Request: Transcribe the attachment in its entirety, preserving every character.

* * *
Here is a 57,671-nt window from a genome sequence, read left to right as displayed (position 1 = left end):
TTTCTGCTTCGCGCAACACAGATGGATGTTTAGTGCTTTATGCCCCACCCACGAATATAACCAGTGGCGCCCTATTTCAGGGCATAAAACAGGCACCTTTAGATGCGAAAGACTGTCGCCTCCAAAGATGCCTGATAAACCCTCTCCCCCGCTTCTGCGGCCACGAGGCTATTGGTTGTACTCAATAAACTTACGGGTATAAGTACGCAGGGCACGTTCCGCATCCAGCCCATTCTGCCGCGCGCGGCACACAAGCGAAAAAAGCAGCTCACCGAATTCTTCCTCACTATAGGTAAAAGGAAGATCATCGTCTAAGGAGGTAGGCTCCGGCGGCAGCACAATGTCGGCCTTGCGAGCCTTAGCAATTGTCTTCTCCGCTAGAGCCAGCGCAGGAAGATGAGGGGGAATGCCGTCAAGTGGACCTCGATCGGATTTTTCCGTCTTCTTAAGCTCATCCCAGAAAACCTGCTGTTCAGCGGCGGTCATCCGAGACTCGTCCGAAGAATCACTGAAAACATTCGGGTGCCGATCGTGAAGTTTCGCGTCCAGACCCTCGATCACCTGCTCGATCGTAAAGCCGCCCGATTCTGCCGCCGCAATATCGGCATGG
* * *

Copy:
Here is a 57,671-nt window from a genome sequence, read left to right as displayed (position 1 = left end):
TTTCTGCTTCGCGCAACACAGATGGATGTTTAGTGCTTTATGCCCCACCCACGAATATAACCAGTGGCGCCCTATTTCAGGGCATAAAACAGGCACCTTTAGATGCGAAAGACTGTCGCCTCCAAAGATGCCTGATAAACCCTCTCCCCCGCTTCTGCGGCCACGAGGCTATTGGTTGTACTCAATAAACTTACGGGTATAAGTACGCAGGGCACGTTCCGCATCCAGCCCATTCTGCCGCGCGCGGCACACAAGCGAAAAAAGCAGCTCACCGAATTCTTCCTCACTATAGGTAAAAGGAAGATCATCGTCTAAGGAGGTAGGCTCCGGCGGCAGCACAATGTCGGCCTTGCGAGCCTTAGCAATTGTCTTCTCCGCTAGAGCCAGCGCAGGAAGATGAGGGGGAATGCCGTCAAGTGGACCTCGATCGGATTTTTCCGTCTTCTTAAGCTCATCCCAGAAAACCTGCTGTTCAGCGGCGGTCATCCGAGACTCGTCCGAAGAATCACTGAAAACATTCGGGTGCCGATCGTGAAGTTTCGCGTCCAGACCCTCGATCACCTGCTCGATCGTAAAGCCGCCCGATTCTGCCGCCGCAATATCGGCATGG